Shostakovich: Piano Concerto No. 2 / Ravel: Piano Concerto in G major

Leonard Bernstein, piano & conductor / New York Philharmonic / Columbia Symphony Orchestra

Columbia ML 5337

When a piano concerto starts off with the crack of a whip, you know it’s going to be very different from most music you’ve heard. Such is the intro of Maurice Ravel’s Piano Concerto in G (1929-31), and from there it’s like some experiment in jazzing up classical. In that regard, Bernstein is a fabulous interpreter, being a composer of jazzy works from West Side Story to his more serious 3 symphonies, not to mention his prolific conducting of pretty much everything in the symphonic and the concerto repertoire up to that time.

On this rare mono recording from Columbia, Bernstein conducts from the piano (there’s only a few such recordings of him at the ivories, with another notable one being Mozart’s Piano Concerto No. 15), playing Ravel, along with Shostakovich’s Piano Concerto No. 2 from 1957–two very different concertos.

The Shostakovich concerto was a birthday gift to his son. For a present, it doesn’t skimp on starkness or intensity, but it does have some uncharacteristically lyrical, almost sentimental themes in the slow middle movement. Something of a polar opposite of Shostakovian austerity, the Ravel is colorfully flamboyant. After the freewheeling opening movement, an Adagio assai presents a lengthy songlike melody that’s almost jarringly classical in comparison. The brief Presto begins harmonically before the tune is sabotaged by dissonances from the brass and wind sections, and after a kerfuffle between them, the same four chords that set the whole concerto in motion bring it to a conclusion.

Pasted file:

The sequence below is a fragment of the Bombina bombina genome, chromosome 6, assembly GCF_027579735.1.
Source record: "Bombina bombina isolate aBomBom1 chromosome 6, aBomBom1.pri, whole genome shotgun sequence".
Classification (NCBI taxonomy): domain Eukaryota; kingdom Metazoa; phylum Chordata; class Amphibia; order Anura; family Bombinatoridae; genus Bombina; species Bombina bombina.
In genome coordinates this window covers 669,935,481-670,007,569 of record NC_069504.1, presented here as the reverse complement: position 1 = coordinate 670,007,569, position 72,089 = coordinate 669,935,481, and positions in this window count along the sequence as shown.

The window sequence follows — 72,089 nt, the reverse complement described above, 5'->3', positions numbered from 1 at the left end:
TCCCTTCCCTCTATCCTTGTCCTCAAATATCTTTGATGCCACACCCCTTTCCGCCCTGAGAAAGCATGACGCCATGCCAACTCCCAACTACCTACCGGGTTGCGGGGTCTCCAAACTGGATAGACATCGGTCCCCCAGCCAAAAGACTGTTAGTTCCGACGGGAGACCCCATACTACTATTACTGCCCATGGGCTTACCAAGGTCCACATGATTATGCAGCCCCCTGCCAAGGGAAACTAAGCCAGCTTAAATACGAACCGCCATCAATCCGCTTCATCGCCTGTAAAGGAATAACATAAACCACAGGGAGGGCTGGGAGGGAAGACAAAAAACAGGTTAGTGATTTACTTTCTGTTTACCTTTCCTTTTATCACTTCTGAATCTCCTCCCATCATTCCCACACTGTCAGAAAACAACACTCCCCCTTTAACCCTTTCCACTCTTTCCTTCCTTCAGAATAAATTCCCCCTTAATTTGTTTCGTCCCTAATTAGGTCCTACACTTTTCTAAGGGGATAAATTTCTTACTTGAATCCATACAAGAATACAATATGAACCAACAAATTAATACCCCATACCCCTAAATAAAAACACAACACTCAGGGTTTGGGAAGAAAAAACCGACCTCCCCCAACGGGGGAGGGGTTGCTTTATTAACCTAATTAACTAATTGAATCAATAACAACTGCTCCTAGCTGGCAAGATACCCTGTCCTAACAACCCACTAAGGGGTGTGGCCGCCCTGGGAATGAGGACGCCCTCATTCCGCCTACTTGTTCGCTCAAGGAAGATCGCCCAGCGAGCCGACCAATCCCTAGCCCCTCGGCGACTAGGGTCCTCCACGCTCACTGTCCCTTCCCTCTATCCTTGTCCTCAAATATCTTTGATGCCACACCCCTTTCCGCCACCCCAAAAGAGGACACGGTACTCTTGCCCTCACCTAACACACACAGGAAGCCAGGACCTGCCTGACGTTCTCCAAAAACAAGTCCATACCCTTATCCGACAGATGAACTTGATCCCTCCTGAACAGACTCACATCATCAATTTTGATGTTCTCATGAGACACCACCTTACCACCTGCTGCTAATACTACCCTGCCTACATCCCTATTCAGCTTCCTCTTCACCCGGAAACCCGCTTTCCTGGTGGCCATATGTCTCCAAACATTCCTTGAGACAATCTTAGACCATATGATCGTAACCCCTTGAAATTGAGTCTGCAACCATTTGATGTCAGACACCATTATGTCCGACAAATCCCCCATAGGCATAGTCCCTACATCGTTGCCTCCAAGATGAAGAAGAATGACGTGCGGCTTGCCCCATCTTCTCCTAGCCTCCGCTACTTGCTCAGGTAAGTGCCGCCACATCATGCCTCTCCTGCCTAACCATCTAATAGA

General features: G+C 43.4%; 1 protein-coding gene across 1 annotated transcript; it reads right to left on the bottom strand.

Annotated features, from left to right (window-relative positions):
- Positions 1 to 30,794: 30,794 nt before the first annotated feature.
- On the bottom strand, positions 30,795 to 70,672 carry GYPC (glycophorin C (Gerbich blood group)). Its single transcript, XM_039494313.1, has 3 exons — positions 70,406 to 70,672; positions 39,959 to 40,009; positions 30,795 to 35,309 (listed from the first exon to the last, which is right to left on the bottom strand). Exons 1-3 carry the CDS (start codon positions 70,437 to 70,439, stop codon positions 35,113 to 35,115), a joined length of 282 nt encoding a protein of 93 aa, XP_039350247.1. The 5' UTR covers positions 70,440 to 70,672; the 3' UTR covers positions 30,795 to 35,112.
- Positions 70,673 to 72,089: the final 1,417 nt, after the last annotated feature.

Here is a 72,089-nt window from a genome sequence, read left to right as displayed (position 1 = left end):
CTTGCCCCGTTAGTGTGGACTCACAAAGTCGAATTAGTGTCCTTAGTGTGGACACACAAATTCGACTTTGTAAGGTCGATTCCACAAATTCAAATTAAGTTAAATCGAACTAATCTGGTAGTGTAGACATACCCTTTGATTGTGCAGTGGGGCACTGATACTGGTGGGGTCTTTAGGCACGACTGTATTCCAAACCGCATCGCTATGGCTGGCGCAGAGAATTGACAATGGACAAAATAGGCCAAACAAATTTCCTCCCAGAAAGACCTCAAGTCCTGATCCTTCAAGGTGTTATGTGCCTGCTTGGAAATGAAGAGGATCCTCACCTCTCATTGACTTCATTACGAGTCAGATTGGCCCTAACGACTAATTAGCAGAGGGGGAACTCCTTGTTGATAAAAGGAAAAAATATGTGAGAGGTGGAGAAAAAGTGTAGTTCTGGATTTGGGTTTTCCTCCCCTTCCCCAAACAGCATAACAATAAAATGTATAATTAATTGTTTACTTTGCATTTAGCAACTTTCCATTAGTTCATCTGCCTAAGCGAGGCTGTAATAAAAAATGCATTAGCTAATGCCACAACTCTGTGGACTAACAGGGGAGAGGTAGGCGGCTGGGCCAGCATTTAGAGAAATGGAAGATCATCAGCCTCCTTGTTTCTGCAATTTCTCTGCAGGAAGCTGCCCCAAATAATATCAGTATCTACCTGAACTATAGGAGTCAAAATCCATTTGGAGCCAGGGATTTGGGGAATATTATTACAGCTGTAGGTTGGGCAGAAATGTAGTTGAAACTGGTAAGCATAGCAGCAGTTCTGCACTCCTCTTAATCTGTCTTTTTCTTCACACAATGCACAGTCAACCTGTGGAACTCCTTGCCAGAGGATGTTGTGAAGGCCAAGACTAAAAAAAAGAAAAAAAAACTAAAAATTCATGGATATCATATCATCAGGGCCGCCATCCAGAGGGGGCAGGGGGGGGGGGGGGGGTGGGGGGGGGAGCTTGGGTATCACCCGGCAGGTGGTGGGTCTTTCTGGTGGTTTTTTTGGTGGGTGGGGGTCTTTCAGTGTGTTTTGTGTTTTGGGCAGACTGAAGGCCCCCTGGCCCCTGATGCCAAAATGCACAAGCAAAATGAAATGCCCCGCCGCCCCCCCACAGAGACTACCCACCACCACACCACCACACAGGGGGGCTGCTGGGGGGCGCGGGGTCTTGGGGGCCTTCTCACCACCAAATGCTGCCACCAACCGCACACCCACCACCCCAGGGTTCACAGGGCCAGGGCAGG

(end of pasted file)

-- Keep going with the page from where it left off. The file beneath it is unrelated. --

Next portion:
It’s certainly a virtuoso work, calling on the performer to navigate a spate of moods, styles and rhythms, and Leonard Bernstein pulls it off admirably.

Mussorgsky’s Tone Paintings


Pomp and folklore intermingle in these series of ten impressions by Modest Mussorgsky, done in 1874, and originally for solo piano. Each piece depicts one of Victor Hartmann’s paintings from an actual exhibit, with interludes called “Promenades” tracing the composer’s autobiographical jaunt through the museum. In 1922, Maurice Ravel orchestrated the piece, but today it’s often heard in the showstopper piano version for the most ambitious of pianists.

Mussorgsky’s hair-raising soundtrack to Baba-Yaga (is there anything scarier than Russian fairy tales?) in the 9th scene is a classic; the tenth, “The Great Gate of Kiev” is a big magisterial closer.

On this 1950s RCA Victor recording, with Fritz Reiner and the CSO, yet another painting shows an orchestra getting ready to perform.